Meanwhile, other stakeholders are working to create a more formal blueprint that could be replicated the continent over. Chief among those is the newly launched African Management Initiative, which has tasked itself with filling the continent's vast management gap. It is creating a "business schools in a box" template for high quality schools, which can be taken to high-net-worth Africans or philanthropists for funding.
"At the top of the pyramid we need more business schools and they need to be more attuned to the needs of African markets," explains AMI's head Rebecca Harrison. There is plenty of evidence to suggest that quality education can be rolled out fairly rapidly in new setups. "But we need to be able to do it more quickly, without a 10 year horizon and a $50m investment," she argues. "So we are building our template for a new start-up business school which answers the key questions that someone funding that school would ask: What is it going to cost? And how can I make it relevant?"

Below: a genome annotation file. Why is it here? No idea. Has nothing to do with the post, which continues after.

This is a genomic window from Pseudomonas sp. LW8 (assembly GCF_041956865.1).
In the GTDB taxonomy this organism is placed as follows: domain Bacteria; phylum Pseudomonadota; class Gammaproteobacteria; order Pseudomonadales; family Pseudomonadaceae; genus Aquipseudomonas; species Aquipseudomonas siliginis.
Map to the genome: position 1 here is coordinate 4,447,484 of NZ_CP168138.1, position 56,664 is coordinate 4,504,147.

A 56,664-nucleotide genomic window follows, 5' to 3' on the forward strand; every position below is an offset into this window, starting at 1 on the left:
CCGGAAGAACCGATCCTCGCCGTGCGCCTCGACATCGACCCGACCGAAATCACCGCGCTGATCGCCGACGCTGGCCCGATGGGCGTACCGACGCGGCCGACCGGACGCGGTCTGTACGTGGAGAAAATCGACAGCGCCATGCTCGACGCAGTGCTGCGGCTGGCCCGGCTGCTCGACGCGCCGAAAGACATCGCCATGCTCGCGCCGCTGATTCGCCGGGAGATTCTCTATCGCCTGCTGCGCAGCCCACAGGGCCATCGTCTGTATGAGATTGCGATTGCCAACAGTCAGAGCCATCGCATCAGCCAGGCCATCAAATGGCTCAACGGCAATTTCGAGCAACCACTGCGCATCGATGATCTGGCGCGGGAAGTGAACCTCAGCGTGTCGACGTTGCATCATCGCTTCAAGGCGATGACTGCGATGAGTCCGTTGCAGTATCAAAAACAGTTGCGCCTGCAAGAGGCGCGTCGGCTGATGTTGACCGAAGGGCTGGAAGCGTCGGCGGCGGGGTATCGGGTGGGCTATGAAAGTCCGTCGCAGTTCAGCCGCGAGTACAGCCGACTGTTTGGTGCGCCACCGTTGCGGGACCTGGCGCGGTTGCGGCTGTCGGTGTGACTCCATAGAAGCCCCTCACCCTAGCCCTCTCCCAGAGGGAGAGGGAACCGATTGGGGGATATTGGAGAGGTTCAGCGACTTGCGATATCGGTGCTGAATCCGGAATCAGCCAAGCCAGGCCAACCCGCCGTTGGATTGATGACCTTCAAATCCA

The initiative is drawing on successful strategies from the likes of Lagos Business School and Nairobi's Strathmore Business School, which both started small, teaching executive education courses before building full-time programmes. New schools might also learn from Tunisia's Mediterranean School of Business, which since its setup in 2002 has become one of the continent's few internationally accredited institutions.
"Starting a business school is a major undertaking and you need a strong long- and mid-term vision, as well as a short-term strategy," says MBS's dean Mahmoud Triki. "My vision was to develop a regional institution, to make Tunisia an educational destination."